DUAL POWERS: REVOLUTION 1917

Reviewed by Andrea “Liga” Ligabue

DUAL POWERS: REVOLUTION 1917 (Thunderworks Games, 1-2 players, ages 13 and up, 45 minutes; $39.95)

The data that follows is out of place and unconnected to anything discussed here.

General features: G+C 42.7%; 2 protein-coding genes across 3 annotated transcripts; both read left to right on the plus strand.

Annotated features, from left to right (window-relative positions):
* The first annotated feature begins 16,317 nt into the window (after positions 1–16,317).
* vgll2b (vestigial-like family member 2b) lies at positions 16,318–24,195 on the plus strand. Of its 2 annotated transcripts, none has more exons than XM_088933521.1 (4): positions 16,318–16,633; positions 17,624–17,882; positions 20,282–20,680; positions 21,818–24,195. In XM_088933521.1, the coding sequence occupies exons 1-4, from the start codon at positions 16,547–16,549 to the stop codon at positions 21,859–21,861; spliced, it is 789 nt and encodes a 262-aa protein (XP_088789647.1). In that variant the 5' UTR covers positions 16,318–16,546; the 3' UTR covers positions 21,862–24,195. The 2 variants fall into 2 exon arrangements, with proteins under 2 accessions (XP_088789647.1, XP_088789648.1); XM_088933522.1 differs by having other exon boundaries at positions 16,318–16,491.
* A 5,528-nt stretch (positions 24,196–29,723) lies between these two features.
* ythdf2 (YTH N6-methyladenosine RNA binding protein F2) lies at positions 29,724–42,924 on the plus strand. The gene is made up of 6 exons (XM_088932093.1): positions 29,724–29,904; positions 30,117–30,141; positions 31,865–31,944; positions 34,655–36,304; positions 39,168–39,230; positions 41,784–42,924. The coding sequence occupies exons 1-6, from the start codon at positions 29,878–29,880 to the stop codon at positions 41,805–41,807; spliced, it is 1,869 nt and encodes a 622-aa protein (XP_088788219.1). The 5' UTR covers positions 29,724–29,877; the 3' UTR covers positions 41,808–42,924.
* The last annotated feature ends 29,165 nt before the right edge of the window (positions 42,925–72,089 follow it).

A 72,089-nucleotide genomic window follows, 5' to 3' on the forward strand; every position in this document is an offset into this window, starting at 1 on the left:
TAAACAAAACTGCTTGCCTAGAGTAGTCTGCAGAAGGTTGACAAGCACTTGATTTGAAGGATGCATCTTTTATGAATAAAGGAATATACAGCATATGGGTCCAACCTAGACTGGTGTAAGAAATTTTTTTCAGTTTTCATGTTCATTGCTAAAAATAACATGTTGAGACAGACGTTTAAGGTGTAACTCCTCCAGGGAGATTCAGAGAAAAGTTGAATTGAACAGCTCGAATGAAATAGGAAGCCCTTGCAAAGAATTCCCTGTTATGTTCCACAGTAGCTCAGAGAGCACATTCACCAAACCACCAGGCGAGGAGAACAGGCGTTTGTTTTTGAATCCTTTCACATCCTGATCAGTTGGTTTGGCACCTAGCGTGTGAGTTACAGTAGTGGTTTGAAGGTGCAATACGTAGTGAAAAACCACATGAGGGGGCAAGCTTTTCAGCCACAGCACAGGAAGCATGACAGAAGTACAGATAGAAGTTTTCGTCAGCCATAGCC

When We, the People was published late in 1993 (featured in the Spring 1994 Gamers Alliance Report), the world of the board game, in particular that of wargames, underwent a kind of revolution thanks to the emergence of the “Card Driven” mechanism, popularized even more by Ted Raicer’s award winning Paths of Glory: The First World War some six years later. Instead of the traditional turn of play in which players alternate in the classic stages of movement and attack, in Card Driven games, the rhythm of the game is set by cards that can be played alternately to perform actions on the map or to activate specific events. This dual significance of the cards, the presence of thematic events related to the historical context and the fluidity of the game that arises were the keys to success of games such as Twilight Struggle (Spring 2006 GA Report) and made them able to capture the attention of an audience outside the narrow circle of wargame players. Dual Powers: Revolution 1917, as designed by Brett Myers, belongs to this genre where, set in the critical historical context of the Russian Revolution, two players represent the two factions in that struggle.

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